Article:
Inside the Edison’s Home
Thomas Edison’s Inventions
He held over 1000 patents for his inventions. My favourite, the talking doll. Edison invented the original doll in 1877. The doll stood 22 inches and had a removable phonograph that played a single nursery rhyme.
Inside Ford’s Home
Ford’s historic vehicles in a garage that was added by the Biggar family when they purchased Ford’s property in 1945 after Edison passed away.
The Ford FlatHead V-8 Engine
Airboat & Alligator Tour of the Everglades – Immokalee – Lake Trafford
We took the opportunity to take an airboat tour. It was Mother Nature’s hidden treasure of natural beauty. On our adventure through the swamp, we experienced alligators and many beautiful birds in their natural habitat. We held a baby alligator, and a couple of snakes. I only touched the huge python.
The 24 Mile Bike Ride
It was a beautiful day. The breeze drifts the most velvety splash of warmth on our skin. It is the perfect day for a bike ride. I have not been on my bike since my distal radius fracture. I was a bit nervous, but it was a perfect day to take in the canvas at Six Mile Cypress Slough Preserve in Fort Myers. On the route, we take in the sites – turtles, and yes, an alligator sunning himself, waiting for his next morsel of food. Very cool indeed.
Our first stop was the Calusa Nature Center and Planetarium. We took a stroll on their boardwalk, visited the flowers of the sky. We watched as the blossoms serenaded the dancing ladies [butterflies] to their blooms where they drank in the sweet nectar, later going to lay their eggs on nearby foliage. We see a nearby caterpillar in a snake-like “striking” pose on a branch. His forked tongue oozes a stinky smell. Soon this ugly duckling will change into lovely falling petals flitting through the sky. Later, we visited their Audubon aviary, which is home to permanently injured hawks owls and eagles. Of course, we stopped to see the rattlesnakes, and non-venomous reptiles. Later we took in a Planetarium Show – “From Earth to the Universe” plus Autumn Stargazing.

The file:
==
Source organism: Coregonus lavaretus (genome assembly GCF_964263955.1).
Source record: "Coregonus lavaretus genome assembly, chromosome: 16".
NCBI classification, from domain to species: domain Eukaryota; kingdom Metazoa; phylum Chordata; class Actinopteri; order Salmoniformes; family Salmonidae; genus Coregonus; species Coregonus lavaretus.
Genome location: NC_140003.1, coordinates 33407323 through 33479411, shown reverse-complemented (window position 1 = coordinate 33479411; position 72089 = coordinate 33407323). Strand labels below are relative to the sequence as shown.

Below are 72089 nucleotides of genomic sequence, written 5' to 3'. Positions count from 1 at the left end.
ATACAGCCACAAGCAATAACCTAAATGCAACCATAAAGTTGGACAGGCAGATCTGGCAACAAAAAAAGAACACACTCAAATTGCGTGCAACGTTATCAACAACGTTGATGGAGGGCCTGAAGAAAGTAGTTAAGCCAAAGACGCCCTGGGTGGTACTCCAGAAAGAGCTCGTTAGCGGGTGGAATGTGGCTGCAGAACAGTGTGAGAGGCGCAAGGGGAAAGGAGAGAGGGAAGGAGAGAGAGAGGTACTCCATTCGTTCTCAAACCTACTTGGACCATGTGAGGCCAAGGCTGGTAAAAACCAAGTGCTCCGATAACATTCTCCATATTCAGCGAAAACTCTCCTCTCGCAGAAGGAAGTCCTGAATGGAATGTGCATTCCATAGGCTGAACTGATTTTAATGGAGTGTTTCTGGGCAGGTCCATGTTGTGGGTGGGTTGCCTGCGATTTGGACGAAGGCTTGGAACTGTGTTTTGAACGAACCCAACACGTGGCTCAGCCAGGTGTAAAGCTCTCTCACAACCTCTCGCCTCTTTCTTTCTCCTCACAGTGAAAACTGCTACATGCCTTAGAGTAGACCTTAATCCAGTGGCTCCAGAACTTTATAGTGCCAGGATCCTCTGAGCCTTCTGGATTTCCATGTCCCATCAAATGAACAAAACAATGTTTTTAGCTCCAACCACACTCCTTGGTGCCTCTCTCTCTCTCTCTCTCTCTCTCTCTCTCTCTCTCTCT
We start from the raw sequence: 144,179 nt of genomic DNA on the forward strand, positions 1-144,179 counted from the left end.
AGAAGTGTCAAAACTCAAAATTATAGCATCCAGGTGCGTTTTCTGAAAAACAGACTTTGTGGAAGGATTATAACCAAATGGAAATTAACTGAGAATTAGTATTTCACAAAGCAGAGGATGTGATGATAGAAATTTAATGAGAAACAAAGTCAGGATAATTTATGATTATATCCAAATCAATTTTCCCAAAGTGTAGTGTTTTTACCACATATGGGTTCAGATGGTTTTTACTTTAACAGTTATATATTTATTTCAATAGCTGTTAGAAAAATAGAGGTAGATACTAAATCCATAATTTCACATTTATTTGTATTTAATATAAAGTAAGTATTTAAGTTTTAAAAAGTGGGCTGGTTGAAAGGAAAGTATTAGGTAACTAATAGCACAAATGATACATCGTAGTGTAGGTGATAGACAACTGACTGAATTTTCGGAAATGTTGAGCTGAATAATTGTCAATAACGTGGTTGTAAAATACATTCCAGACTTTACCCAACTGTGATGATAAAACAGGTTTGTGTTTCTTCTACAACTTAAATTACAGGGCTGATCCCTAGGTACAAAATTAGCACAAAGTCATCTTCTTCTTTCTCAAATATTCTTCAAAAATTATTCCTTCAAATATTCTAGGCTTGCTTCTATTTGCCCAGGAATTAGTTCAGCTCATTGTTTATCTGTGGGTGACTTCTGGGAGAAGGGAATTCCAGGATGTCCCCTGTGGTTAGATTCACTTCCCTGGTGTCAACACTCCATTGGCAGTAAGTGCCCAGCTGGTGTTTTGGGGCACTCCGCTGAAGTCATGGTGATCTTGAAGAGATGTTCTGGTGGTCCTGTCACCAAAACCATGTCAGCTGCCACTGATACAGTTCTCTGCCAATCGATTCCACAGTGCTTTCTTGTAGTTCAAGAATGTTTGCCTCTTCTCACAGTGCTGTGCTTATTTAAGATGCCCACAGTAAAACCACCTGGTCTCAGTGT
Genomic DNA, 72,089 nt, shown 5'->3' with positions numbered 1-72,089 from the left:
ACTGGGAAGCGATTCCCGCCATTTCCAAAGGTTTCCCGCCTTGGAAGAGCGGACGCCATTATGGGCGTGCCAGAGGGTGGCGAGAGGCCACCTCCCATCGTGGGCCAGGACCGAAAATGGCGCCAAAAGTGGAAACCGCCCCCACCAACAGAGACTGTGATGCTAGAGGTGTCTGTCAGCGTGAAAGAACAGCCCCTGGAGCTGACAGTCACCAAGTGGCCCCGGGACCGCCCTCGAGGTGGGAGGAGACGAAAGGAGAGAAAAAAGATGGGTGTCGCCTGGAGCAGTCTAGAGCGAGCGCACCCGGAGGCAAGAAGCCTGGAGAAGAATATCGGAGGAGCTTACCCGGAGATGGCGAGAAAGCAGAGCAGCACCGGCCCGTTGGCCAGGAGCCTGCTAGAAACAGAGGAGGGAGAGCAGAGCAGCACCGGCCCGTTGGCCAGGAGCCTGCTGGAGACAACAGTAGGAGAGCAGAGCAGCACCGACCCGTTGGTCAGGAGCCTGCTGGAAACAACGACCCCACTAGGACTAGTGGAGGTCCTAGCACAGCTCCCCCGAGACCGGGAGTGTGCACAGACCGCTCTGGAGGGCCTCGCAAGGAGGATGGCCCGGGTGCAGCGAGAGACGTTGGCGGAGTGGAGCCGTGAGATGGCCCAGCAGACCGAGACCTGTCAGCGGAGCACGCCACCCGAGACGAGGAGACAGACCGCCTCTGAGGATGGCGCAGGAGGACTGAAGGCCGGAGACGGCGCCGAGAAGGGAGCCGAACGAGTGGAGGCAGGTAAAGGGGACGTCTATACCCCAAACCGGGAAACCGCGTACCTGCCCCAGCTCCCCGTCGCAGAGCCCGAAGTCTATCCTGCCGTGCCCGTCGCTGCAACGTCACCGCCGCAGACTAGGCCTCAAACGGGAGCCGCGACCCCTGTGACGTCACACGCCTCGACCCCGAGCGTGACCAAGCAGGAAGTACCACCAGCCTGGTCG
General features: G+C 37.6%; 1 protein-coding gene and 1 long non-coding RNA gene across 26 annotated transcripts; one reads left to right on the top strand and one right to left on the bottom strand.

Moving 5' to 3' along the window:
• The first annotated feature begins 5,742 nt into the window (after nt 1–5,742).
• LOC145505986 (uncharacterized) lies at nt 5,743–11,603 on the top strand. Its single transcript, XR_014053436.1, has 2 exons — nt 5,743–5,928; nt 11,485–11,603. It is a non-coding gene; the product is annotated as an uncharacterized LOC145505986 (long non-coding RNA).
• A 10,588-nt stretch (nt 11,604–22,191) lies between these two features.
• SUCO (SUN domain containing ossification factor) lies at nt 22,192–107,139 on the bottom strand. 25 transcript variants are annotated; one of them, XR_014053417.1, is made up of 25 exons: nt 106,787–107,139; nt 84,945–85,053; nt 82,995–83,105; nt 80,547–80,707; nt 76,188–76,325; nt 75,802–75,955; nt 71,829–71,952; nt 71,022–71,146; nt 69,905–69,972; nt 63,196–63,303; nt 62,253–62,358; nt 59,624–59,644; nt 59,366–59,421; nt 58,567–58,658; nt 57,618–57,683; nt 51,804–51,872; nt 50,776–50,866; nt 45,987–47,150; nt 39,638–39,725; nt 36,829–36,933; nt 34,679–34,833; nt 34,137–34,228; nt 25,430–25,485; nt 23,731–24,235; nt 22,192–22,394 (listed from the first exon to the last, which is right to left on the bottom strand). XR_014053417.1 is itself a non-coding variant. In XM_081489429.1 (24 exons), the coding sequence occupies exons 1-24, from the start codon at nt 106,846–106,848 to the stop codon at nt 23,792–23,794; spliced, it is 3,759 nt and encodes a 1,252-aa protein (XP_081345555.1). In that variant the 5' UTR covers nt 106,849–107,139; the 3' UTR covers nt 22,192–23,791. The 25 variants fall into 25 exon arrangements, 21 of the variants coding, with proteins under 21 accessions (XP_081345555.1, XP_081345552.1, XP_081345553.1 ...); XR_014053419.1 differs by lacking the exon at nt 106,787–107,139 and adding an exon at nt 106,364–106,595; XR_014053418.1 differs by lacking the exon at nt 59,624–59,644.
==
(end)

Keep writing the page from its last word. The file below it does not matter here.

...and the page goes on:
Our next stop was Six Mile Cypress Slough (Pronounced Slew) Preserve. It has over 3,500 acres of wetland ecosystem. They refer to a slough as a swamp or shallow lake system with slowly flowing freshwater, usually a backwater to a larger body of water. This slough catches and filters rainwater on its way towards Estero Bay. The interpretive center was closed for the Thanksgiving weekend; however, we could still stroll the 1.2 mile long boardwalk. It was very busy, so it was not the ideal time to come, but we did see many plants, some birds, and a couple of tortoises basking in the sunlight. This is considered the dry season for the slough. As we walked the cypress swamp, we saw many Swamp Ferns. As the forest began to close in on you, and you looked up into this dark and magical space, you were rewarded with giant air plants. As we continued our walk, we saw the Cypress knees, which are root looking structures that are sticking out of the ground for cypress trees. We also saw the Shoestring Fern. It is a plant that grows on Sabal Palmetto trees. It makes a tree look like it is growing grass from it.
Fort Myers Beach Sand Sculpting
Sculptors from all over the world showed of their talent at the annual Sand Sculpting Championship. Each year around the last weekend of November a festival is held at Fort Myers Beach. Sculptors submit applications which are viewed by a panel. The artists work their magic with all sorts of sand sculpting tools to create some truly inspiring works of art. The soft white sand beaches of Florida come from quartz rocks. It is amazingly soft and white.